In a flipped class if the students gain basic knowledge outside of class, then they need to spend class time to promote deeper learning. If the student cannot become a self-regulated learner then they will not be able to gain the basic knowledge outside of class and the flipped class will not work very well for them. If I am going to use the flipped class then I must try and help my students become better self-regulated learners.  I must design my online resources to facilitate their progress in become SRL.









5 thoughts on “Self Regulated Learning in the Flipped Class”

  1. The flipped class seems like an interesting concept. An entire class dedicated to doing what I do at the beginning of many of my lessons. I was having questions about whether or not 7th graders can accomplish SRL and I think as they get to high school, in your type of class, that is a great learning experience and forces them to use SRL (sink or swim). I like the idea of lots of feedback so the students know they are on the right track. Do the students generally get on board and get better with the process of self- monitoring and reflecting in your type of course? How do you address the ones who are not doing so well, aside from encouragement? I would like to try one of my lessons this way to see what comes out of it. It may be a good starting point for me, in my middle school class, to begin preparing and modeling srl methods and see how it goes with them.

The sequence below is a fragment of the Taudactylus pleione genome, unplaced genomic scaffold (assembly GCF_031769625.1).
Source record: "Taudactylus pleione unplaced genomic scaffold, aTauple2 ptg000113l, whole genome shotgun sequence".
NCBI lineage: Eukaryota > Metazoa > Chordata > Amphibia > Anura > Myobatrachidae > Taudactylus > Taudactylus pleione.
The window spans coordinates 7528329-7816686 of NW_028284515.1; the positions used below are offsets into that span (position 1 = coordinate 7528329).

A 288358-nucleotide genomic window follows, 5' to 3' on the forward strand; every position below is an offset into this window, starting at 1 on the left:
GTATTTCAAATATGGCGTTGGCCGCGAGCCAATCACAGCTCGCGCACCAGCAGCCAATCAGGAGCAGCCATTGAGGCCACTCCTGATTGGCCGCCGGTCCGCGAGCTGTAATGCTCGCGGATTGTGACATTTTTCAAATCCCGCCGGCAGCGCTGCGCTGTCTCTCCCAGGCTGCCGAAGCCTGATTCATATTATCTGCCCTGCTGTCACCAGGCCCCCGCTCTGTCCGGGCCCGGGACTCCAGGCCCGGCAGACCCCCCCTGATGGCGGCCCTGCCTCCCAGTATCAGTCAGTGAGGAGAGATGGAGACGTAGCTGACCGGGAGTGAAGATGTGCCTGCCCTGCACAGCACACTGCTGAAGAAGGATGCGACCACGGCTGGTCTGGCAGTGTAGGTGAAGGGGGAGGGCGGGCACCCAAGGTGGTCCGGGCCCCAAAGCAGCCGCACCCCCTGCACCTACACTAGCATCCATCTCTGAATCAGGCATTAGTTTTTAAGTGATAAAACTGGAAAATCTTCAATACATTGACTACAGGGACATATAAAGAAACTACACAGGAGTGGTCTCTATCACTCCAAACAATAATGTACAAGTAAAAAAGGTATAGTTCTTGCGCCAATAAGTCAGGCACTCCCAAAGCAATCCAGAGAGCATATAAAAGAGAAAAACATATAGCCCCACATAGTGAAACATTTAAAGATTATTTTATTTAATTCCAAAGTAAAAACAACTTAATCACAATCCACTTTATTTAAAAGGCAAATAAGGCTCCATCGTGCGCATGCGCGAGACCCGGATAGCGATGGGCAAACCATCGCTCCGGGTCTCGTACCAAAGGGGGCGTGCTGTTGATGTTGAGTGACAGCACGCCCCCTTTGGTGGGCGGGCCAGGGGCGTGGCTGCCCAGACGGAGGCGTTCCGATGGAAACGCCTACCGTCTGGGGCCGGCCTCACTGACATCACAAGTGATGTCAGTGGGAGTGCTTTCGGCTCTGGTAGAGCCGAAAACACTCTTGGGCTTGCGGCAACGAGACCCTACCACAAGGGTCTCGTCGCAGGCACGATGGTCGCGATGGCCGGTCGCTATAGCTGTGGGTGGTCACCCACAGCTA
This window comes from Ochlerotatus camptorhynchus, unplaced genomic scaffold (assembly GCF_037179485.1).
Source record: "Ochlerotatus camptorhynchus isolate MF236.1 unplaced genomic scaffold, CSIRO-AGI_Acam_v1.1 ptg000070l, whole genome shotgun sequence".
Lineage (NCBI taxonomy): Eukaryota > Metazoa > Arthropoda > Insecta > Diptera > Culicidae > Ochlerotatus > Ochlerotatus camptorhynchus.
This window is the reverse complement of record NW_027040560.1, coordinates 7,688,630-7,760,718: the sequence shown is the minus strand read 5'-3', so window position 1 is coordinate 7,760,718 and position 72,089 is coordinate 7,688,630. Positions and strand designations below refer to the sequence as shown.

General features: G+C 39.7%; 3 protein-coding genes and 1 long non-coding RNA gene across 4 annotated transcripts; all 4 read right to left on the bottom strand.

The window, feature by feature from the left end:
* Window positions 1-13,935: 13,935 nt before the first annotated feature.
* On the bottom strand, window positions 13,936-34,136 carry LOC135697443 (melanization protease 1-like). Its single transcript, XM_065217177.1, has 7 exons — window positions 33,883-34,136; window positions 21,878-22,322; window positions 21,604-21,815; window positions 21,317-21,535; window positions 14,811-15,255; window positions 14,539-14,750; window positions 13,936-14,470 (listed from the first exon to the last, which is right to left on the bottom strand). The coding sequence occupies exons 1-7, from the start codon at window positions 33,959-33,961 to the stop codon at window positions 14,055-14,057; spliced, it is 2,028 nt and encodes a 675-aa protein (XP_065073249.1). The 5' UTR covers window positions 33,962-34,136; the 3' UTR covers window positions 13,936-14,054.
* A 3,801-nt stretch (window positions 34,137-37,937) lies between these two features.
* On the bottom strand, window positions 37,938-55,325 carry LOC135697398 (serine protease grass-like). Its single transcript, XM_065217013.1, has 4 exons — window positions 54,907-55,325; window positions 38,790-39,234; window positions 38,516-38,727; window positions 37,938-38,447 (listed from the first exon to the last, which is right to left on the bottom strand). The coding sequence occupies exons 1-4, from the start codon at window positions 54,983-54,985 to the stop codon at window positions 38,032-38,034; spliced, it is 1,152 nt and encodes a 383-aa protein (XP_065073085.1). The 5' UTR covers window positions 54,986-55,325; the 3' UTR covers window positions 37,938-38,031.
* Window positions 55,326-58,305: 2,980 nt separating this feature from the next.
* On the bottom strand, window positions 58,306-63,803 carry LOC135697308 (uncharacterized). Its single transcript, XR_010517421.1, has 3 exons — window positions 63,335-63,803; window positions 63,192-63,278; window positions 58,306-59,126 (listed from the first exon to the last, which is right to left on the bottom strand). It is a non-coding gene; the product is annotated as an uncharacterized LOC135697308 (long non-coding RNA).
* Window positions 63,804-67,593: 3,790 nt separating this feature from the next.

1. Kim,
      The students usually do finally get on board, when they figure out that I am not changing my teaching method and they are not getting the grades that they want. I have only Honors students and so the grade factor is a great motivator. I cannot be sure if they get any better at self-monitoring, but they do start to come to class better prepared. I use “clickers” to evaluate how prepared they are to move forward with the lesson. They do not like to see that they are behind other in the class and this also motivates them. I probably do not “encourage” those Honors students that are choosing to not use the online resources… I let them know that it is not acceptable to come to class unprepared and that if they are unwilling to prepare for class…. maybe Honors Chemistry is not the place for them. Not politically correct, I know. After I lay it on the line with them… I then let them know that I feel that they are very capable students and I would like to see them become successful in the class. I would say by the middle of the 2nd quarter most students are on board… but not all…. and that is their choice. Starting earlier and much kinder with your young students would certainly help to prepare them for high school and college.

  2. I love your implementation of the flipped classroom. Did you gradually implement the flipped style or did you spend like an entire summer getting your resources together? Your content is so organized on Schoology and you have each and every folder packed with everything you need to successfully implement the flipped classroom. I have tried elements of flipping the classroom but I found that using it inconsistently is not successful.

    1. Sarah,
      It has taken me a few years to get the class flipped the way I want and I am still working and struggling with it. I used moodle and My Big Campus before Schoology and making the video lectures is very time consuming. But I do think it is worth the trouble. I see a difference in how much direct instruction I need to give in class and how much faster we can move through basic material and add deeper learning activities and labs.